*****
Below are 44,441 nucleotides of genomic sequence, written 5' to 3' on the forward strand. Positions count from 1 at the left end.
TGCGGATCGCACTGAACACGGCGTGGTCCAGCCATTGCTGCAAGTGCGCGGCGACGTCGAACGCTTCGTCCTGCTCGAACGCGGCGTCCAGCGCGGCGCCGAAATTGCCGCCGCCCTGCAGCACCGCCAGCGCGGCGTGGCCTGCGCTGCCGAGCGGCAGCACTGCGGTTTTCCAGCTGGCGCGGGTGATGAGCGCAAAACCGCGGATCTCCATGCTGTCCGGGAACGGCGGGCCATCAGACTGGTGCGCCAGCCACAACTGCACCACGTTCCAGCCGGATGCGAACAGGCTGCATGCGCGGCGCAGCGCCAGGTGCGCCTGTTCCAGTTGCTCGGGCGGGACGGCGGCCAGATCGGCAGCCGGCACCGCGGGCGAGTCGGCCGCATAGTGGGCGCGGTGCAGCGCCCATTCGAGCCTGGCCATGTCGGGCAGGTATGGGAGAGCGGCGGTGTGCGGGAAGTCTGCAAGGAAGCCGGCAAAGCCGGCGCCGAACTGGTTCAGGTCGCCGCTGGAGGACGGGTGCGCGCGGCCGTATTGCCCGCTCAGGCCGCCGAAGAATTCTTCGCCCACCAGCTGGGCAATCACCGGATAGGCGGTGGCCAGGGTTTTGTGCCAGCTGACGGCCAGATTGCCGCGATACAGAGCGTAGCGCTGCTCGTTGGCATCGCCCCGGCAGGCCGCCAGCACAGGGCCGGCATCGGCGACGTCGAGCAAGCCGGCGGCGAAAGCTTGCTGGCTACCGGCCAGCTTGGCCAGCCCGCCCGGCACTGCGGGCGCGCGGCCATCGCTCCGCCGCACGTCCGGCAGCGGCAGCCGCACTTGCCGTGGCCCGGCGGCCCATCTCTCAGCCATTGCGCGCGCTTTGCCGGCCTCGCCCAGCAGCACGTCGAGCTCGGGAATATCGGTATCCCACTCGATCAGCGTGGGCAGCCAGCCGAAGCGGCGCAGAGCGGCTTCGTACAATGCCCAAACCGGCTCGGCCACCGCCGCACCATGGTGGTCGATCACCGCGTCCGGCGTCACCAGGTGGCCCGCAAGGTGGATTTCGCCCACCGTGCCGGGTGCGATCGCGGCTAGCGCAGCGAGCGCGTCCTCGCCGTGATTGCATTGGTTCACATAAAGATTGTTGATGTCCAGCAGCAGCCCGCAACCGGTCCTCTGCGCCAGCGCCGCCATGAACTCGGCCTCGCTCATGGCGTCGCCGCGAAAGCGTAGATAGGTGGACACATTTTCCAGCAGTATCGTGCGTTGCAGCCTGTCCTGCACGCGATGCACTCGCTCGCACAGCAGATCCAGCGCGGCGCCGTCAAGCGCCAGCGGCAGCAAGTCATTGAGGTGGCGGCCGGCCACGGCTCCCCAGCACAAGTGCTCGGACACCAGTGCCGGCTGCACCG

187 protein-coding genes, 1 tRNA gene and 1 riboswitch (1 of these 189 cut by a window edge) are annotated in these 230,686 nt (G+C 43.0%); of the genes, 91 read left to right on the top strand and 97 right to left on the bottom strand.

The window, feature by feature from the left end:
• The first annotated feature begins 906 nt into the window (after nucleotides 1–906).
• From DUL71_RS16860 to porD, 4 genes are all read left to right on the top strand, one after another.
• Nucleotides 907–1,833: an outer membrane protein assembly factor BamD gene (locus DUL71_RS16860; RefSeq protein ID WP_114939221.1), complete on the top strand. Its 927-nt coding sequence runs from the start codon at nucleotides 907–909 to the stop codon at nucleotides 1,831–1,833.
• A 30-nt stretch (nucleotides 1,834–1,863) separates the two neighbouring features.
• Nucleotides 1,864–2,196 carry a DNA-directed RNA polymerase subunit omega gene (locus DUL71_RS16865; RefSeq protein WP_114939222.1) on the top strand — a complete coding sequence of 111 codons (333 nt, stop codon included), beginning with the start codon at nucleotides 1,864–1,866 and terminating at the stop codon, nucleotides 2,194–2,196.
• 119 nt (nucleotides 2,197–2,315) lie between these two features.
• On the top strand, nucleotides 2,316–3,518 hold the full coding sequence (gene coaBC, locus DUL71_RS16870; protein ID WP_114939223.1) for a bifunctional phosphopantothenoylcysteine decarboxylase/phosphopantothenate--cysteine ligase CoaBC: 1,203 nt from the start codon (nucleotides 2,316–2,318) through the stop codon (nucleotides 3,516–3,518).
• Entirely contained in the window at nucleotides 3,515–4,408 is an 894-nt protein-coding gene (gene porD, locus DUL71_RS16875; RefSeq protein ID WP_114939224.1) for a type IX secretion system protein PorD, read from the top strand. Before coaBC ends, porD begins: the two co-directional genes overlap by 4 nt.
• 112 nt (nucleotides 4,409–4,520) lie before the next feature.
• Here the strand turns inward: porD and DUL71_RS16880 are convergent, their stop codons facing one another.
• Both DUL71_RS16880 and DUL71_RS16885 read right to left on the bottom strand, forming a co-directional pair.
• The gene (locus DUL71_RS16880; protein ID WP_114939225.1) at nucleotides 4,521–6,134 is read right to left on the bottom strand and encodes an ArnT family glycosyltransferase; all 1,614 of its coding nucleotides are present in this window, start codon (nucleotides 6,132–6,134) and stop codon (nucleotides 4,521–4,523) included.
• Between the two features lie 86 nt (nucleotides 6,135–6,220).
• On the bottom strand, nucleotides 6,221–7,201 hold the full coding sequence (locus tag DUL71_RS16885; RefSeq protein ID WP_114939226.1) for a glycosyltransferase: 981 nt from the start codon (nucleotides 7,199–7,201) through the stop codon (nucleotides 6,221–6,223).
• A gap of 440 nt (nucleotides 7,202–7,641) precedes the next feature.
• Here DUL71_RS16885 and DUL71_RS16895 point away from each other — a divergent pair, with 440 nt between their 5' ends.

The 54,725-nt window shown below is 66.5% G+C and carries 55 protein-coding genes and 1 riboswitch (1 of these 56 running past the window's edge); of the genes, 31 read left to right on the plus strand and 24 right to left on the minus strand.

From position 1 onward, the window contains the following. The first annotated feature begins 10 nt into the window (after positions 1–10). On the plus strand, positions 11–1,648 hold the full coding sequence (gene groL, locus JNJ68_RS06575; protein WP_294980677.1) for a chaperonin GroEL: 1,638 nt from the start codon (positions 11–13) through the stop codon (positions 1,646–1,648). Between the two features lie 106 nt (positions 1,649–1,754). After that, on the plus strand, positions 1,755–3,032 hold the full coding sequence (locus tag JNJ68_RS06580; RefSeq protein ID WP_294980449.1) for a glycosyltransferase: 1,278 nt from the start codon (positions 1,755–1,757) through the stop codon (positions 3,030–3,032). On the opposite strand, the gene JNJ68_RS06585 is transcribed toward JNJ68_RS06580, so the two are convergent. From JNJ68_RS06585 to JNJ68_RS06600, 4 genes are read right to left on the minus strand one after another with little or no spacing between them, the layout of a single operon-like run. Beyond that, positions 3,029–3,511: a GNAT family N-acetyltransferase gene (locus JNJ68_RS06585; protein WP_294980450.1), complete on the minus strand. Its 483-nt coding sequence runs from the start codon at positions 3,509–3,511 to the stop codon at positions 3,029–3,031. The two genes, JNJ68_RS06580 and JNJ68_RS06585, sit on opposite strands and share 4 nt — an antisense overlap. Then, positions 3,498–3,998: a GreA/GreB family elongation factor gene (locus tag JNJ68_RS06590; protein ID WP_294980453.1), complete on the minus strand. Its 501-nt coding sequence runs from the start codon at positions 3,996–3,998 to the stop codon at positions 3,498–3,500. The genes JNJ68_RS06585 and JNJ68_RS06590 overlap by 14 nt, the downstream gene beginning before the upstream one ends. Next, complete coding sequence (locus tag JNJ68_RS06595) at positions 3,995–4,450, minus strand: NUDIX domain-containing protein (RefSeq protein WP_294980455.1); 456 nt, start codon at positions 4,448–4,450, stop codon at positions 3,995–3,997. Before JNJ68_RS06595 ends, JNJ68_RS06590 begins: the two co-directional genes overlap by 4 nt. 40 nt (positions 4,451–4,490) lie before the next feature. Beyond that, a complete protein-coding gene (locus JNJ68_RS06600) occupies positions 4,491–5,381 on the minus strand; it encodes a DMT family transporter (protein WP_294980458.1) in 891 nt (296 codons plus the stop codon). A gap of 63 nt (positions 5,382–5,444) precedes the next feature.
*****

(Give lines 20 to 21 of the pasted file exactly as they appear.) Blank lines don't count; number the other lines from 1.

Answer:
• Here DUL71_RS16885 and DUL71_RS16895 point away from each other — a divergent pair, with 440 nt between their 5' ends.

The 54,725-nt window shown below is 66.5% G+C and carries 55 protein-coding genes and 1 riboswitch (1 of these 56 running past the window's edge); of the genes, 31 read left to right on the plus strand and 24 right to left on the minus strand.